Please Note: When removing the brackets, don’t remove the ones that cover the bottom rollers on each side of the garage door as they are attached to the door’s lift cables, which are generally under extreme tension.

Check the Pulleys and Cables

Inspect the pulleys and lift cables attached to the door’s bottom roller brackets. It is these pulleys and lifts cables that connect the springs and the door, so it lifts and lowers safely. Garage doors typically have one of two types of garage door springs:

  1. Extension Springs – Long and skinny springs that run along the length of the overhead or horizontal portion of each track.
  2. Torsion Springs – These springs are mounted on metal rods located above the door opening.

It is worth noting that both spring types use cables to lift a garage door.

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A majority of garage door experts advise homeowners not to touch springs and cables. As high-tension parts, these components are quite dangerous. If you notice any broken strands or signs of damage or wear on the cables, please call a garage door specialist and have them look at the problem for you.

Lubricate Moving Parts

Ensuring the door’s rollers and any other moving parts are well lubricated will help reduce stress on the door’s openers and rollers, prolonging their useful lives. Apply a quality spray lubricant like white lithium grease on the door’s hinges and rollers at least two times a year. If any hinges or roller seem stuck, spray a penetrating solution such as WD-40 before wiping them clean and applying some grease.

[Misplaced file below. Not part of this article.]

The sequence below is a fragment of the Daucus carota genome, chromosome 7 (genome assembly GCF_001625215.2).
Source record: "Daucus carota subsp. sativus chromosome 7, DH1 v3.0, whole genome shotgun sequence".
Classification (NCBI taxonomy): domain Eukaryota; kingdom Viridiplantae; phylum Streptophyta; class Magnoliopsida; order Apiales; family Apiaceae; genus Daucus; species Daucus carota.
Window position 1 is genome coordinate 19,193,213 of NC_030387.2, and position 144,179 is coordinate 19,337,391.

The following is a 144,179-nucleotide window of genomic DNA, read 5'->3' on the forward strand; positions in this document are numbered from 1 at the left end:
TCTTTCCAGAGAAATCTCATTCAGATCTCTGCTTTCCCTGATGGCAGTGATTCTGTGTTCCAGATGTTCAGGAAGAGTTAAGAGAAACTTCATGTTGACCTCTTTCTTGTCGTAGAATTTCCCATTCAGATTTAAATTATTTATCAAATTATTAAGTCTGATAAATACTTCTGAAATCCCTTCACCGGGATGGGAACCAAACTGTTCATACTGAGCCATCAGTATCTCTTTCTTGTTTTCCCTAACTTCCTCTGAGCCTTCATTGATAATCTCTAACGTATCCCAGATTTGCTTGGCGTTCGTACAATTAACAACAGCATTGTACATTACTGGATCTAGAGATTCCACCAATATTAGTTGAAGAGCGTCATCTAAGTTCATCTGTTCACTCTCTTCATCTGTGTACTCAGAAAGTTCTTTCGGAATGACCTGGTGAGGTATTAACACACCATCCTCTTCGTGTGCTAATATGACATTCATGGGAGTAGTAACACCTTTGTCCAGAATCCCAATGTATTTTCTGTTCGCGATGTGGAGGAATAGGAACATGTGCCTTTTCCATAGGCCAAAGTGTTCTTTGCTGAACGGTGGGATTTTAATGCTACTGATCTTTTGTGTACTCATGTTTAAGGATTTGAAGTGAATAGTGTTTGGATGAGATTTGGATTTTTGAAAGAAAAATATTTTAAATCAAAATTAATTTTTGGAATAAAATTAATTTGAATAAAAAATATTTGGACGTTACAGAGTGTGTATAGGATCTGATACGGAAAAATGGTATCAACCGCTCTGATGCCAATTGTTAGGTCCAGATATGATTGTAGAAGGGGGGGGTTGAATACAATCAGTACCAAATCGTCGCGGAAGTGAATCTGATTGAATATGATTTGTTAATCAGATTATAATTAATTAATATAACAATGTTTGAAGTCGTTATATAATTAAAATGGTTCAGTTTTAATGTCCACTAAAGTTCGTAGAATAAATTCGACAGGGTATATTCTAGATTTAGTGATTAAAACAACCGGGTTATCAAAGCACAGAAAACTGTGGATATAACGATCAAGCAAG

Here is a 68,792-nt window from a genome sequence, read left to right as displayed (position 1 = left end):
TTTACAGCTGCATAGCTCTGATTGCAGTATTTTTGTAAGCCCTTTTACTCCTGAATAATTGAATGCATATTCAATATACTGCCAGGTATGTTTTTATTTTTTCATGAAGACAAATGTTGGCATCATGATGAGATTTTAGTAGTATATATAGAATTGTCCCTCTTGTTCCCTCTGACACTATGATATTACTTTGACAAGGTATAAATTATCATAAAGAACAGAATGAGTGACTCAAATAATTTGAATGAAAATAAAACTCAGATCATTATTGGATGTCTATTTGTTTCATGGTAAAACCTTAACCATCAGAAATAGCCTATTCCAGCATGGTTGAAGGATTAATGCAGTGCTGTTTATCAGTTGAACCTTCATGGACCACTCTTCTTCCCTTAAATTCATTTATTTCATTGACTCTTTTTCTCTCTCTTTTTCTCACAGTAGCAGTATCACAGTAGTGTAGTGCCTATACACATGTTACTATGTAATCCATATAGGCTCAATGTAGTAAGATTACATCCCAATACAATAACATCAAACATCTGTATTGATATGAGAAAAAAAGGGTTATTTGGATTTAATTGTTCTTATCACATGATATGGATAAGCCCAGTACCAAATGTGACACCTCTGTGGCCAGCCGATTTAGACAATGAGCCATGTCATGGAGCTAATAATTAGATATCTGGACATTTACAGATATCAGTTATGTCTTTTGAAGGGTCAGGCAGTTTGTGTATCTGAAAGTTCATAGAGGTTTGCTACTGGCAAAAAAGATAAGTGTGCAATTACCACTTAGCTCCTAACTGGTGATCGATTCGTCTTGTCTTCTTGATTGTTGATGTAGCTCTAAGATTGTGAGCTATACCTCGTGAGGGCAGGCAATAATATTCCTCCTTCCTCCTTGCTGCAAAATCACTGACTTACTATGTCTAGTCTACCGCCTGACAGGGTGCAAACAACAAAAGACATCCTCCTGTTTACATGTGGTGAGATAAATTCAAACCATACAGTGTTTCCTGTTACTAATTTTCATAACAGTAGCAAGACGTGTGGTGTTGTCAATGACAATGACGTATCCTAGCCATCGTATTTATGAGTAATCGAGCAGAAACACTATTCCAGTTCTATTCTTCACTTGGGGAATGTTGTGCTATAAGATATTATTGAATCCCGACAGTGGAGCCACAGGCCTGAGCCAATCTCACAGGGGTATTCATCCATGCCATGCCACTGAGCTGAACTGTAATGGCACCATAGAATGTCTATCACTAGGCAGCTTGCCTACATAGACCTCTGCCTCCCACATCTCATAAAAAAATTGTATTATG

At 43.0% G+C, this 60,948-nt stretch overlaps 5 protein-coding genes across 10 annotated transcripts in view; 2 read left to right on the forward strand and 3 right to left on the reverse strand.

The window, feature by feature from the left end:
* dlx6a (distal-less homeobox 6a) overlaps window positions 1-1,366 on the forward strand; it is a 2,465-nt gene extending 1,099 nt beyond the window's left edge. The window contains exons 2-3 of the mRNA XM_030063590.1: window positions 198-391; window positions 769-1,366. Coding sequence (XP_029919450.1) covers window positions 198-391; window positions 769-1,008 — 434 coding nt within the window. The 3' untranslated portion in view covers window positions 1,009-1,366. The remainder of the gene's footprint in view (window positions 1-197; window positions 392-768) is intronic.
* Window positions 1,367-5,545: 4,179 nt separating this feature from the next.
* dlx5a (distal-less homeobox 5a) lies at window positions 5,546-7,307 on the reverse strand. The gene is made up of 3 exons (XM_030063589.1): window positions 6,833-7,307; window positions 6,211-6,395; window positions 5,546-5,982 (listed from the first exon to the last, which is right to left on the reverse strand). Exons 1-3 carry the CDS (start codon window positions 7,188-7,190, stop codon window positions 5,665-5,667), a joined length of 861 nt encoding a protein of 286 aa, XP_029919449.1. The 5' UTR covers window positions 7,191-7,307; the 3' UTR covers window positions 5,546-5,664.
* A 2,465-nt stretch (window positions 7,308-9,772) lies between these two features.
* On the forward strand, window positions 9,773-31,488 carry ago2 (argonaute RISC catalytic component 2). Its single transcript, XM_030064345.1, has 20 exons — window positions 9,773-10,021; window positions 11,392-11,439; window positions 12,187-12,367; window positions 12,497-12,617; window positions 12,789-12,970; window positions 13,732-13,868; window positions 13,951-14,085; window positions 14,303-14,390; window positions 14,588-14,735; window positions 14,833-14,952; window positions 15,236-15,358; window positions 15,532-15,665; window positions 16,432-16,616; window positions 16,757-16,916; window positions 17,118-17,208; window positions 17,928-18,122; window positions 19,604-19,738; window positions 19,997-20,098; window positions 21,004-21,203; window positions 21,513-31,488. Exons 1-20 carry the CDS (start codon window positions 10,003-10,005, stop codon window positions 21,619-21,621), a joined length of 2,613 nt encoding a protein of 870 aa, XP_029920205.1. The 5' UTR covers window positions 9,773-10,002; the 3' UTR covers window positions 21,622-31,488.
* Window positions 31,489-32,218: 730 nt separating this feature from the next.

Also, make sure you grease the bearings on torsion spring openers and the pulleys in extension spring openers. For rusty torsion springs, apply a bit of oil and wipe them down. If the door opener has a metal screw or chain, spray a bit of white lithium grease on it. Never use lubricants on belt drive openers.

Test the Door’s Balance

When a garage door isn’t properly balanced, its opener is forced to work harder, which means it won’t last that long. A garage door needs to be so well-balanced by its springs, that just a few pounds of force lift it up. To test this, pull the automatic opener’s release handle and manually lift the door to halfway open – it should remain in place without any help. If it does not, it is either the springs are old and worn, or the door is improperly balanced. Call a professional in and have them look at the springs.

Test the Door’s Auto-Reverse Feature